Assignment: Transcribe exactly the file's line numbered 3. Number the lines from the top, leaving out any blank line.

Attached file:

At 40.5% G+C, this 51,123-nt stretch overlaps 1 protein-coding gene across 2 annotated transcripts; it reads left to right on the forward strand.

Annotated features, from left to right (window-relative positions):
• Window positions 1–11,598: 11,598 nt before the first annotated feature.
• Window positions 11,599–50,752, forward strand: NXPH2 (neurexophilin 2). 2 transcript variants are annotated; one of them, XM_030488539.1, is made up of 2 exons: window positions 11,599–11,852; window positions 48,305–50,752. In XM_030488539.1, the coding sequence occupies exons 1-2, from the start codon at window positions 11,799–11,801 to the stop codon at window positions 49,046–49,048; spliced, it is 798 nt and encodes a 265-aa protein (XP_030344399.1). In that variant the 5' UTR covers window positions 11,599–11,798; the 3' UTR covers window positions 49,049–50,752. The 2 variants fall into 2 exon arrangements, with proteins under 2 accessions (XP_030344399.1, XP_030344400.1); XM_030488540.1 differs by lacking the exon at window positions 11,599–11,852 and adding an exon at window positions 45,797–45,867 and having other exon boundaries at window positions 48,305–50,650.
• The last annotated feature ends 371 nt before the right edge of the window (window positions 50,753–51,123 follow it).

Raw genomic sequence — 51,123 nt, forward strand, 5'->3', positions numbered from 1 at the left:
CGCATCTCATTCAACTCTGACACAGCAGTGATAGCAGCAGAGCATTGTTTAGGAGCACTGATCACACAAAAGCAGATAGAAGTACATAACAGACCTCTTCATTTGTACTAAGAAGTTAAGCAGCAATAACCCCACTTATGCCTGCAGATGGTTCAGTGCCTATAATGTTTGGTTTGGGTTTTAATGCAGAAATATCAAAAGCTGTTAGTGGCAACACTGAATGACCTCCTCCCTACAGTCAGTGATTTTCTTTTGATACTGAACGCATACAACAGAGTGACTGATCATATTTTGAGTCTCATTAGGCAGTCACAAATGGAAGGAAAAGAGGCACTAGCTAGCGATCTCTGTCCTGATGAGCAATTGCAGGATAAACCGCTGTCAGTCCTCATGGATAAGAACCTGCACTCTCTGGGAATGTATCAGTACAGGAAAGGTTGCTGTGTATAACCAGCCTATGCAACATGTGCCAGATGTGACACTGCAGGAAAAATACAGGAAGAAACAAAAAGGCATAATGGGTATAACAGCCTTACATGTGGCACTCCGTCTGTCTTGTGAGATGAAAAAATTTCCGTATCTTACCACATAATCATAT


• Window positions 1–11,598: 11,598 nt before the first annotated feature.